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U.S. Markets: U.S. stocks suffered their worst weekly declines since March, as the resurgence in coronavirus cases and election uncertainty weighed on sentiment.  With the narrow exception of the S&P 500 index, all of the major indexes fell into correction territory, down over 10% from recent highs.  The Dow Jones Industrial Average shed 1,834 points finishing the week at 26,502—a decline of -6.5%.  The technology-heavy NASDAQ Composite fell for a second consecutive week, giving up -5.5%.  By market cap, the large cap S&P 500 fell -5.6%, while the mid cap S&P 400 and small cap Russell 2000 fell more, -5.7% and -6.2% respectively. 

International Markets: International markets were a sea of red this week.  Canada’s TSX gave up -4.4%, while the United Kingdom’s FTSE fell -4.8%.  On Europe’s mainland, France’s CAC 40 shed -6.4% while Germany’s DAX plunged ‑8.6%.  Asia markets fared better; China’s Shanghai Composite declined -1.6% and Japan’s Nikkei retreated ‑2.3%.  As grouped by Morgan Stanley Capital International, developed markets ended down -5.5%, while emerging markets retreated -3.5%.

Commodities: Gold finished down a third week, retreating -1.3% to $1879.90 per ounce, while silver declined -4.2% to $23.65.  Crude oil plunged 10.2% to its lowest closing price since May.  West Texas Intermediate crude oil finished the week at $35.79 per barrel.  The industrial metal copper, viewed by some analysts as a barometer of world economic health due to its wide variety of uses, finished the week down -2.6%.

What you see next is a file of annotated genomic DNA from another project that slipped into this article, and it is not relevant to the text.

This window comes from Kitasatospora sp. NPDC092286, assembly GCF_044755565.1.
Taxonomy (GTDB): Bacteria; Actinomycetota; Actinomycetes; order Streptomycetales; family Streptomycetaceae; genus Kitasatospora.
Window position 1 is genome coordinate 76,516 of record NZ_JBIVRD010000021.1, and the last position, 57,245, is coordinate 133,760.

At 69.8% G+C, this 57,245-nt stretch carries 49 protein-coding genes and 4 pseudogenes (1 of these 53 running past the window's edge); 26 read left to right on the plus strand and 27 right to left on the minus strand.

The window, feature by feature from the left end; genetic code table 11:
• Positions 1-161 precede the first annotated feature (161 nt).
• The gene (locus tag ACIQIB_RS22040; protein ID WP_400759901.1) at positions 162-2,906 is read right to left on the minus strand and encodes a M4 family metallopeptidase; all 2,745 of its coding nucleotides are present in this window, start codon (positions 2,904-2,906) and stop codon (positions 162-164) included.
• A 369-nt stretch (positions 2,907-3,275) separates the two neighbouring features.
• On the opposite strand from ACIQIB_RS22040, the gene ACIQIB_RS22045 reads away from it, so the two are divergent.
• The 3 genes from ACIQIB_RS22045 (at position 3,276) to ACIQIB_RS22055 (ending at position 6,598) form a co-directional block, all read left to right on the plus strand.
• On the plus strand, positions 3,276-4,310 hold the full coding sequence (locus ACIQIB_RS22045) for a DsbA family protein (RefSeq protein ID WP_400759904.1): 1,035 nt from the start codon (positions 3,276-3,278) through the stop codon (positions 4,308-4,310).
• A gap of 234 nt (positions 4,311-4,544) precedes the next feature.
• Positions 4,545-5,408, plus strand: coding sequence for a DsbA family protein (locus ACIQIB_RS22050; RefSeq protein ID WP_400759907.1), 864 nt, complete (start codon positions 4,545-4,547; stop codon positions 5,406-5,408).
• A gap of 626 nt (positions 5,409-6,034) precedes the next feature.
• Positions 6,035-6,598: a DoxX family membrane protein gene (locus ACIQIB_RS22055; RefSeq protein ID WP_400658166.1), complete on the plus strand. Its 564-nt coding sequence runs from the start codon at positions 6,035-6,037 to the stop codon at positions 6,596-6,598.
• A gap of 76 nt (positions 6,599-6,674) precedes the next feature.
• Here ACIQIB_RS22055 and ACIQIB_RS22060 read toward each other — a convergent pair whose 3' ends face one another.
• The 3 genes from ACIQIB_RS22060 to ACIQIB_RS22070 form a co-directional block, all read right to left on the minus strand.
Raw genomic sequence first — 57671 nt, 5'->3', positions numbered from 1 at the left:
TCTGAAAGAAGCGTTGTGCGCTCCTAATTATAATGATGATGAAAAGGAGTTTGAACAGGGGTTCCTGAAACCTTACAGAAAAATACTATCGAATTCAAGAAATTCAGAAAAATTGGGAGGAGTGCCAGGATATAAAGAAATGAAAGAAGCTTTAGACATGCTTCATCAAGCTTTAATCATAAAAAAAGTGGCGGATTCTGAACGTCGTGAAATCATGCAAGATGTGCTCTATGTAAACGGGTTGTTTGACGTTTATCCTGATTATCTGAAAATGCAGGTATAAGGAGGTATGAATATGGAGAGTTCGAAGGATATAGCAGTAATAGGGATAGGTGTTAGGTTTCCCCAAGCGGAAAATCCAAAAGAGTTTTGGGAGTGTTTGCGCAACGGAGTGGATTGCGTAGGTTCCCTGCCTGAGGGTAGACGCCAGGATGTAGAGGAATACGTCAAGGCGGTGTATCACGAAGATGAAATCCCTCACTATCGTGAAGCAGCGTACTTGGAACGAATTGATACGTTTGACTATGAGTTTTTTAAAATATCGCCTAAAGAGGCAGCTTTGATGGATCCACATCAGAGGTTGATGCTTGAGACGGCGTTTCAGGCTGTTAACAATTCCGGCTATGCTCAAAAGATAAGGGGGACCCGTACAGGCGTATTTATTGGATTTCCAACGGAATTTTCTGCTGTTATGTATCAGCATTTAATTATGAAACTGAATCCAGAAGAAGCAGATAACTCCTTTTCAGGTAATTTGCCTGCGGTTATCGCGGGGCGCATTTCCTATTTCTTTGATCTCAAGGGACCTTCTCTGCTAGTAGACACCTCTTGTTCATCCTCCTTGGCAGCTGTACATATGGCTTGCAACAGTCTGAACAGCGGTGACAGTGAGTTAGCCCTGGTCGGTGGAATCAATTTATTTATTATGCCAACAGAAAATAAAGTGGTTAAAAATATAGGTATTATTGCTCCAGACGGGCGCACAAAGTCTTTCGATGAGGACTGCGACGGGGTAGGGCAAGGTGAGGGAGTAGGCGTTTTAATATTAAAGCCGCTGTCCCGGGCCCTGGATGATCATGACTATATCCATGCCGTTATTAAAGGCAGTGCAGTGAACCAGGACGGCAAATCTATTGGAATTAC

October SummaryFor the month of October, the Dow gave up -4.6% and the NASDAQ declined -2.3%.  The S&P 500 declined for a second month, retreating -2.8%, while previously underperforming mid caps and small caps rose 2.1% and 2%, respectively.  International markets were mostly negative for October.  Canada ended down -3.4% and the UK gave up -4.9%.  France and Germany declined -4.4% and -9.4%, respectively.  China managed a 0.2% rise, while Japan ended down -0.9%.  As grouped by Morgan Stanley Capital International, developed markets finished the month down -3.6%, but emerging markets rose 1.4%.  Precious metals ended the month mixed.  Gold gave up -0.8% while Silver rose 0.7%.  Oil finished down -11%, while Copper managed to rise 0.6%.

U.S. Economic News: The number of Americans filing for first-time unemployment benefits slipped further in the last week hitting its lowest level since the pandemic began.  The Labor Department reported initial jobless claims fell by 40,000 to 751,000 last week.  Economists had expected a reading of 770,000.  Continuing claims, which counts the number of Americans already receiving benefits fell by 709,000 to a seasonally-adjusted 7.76 million.  Economists remain concerned that rising coronavirus cases will lead people to stay home, causing service industries to begin another round of layoffs.  Furthermore, Congress went home for the presidential election without passing additional coronavirus financial relief.  Ian Shepherdson, chief economist at Pantheon Macroeconomics wrote, “We think initial claims are more likely to increase over the next month than to fall further.”